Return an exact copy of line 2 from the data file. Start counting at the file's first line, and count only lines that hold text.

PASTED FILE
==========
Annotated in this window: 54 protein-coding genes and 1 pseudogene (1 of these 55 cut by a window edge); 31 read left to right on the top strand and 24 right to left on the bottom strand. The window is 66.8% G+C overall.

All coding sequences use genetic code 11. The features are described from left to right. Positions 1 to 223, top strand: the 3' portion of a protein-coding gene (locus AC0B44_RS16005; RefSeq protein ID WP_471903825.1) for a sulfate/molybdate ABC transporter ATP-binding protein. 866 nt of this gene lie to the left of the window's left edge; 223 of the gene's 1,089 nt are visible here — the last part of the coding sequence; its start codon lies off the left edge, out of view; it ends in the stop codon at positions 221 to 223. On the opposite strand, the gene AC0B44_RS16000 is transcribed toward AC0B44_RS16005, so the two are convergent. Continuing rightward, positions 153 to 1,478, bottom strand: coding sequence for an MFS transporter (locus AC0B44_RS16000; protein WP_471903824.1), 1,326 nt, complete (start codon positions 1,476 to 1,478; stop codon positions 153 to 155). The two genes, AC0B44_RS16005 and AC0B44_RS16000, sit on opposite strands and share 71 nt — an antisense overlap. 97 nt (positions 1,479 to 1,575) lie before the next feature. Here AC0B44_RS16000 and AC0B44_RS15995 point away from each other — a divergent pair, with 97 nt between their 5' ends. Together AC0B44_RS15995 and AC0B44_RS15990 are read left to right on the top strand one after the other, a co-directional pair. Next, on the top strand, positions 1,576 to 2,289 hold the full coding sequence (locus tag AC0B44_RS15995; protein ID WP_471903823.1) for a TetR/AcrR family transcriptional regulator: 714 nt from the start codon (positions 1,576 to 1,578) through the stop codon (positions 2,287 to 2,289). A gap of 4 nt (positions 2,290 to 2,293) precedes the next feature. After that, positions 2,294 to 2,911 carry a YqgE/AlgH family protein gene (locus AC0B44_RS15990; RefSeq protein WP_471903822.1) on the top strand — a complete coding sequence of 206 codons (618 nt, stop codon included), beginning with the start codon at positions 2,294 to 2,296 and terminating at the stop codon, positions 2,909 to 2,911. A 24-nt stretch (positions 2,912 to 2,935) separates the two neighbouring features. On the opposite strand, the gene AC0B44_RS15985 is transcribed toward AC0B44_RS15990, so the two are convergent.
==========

All coding sequences use genetic code 11. The features are described from left to right. Positions 1 to 223, top strand: the 3' portion of a protein-coding gene (locus AC0B44_RS16005; RefSeq protein ID WP_471903825.1) for a sulfate/molybdate ABC transporter ATP-binding protein. 866 nt of this gene lie to the left of the window's left edge; 223 of the gene's 1,089 nt are visible here — the last part of the coding sequence; its start codon lies off the left edge, out of view; it ends in the stop codon at positions 221 to 223. On the opposite strand, the gene AC0B44_RS16000 is transcribed toward AC0B44_RS16005, so the two are convergent. Continuing rightward, positions 153 to 1,478, bottom strand: coding sequence for an MFS transporter (locus AC0B44_RS16000; protein WP_471903824.1), 1,326 nt, complete (start codon positions 1,476 to 1,478; stop codon positions 153 to 155). The two genes, AC0B44_RS16005 and AC0B44_RS16000, sit on opposite strands and share 71 nt — an antisense overlap. 97 nt (positions 1,479 to 1,575) lie before the next feature. Here AC0B44_RS16000 and AC0B44_RS15995 point away from each other — a divergent pair, with 97 nt between their 5' ends. Together AC0B44_RS15995 and AC0B44_RS15990 are read left to right on the top strand one after the other, a co-directional pair. Next, on the top strand, positions 1,576 to 2,289 hold the full coding sequence (locus tag AC0B44_RS15995; protein ID WP_471903823.1) for a TetR/AcrR family transcriptional regulator: 714 nt from the start codon (positions 1,576 to 1,578) through the stop codon (positions 2,287 to 2,289). A gap of 4 nt (positions 2,290 to 2,293) precedes the next feature. After that, positions 2,294 to 2,911 carry a YqgE/AlgH family protein gene (locus AC0B44_RS15990; RefSeq protein WP_471903822.1) on the top strand — a complete coding sequence of 206 codons (618 nt, stop codon included), beginning with the start codon at positions 2,294 to 2,296 and terminating at the stop codon, positions 2,909 to 2,911. A 24-nt stretch (positions 2,912 to 2,935) separates the two neighbouring features. On the opposite strand, the gene AC0B44_RS15985 is transcribed toward AC0B44_RS15990, so the two are convergent.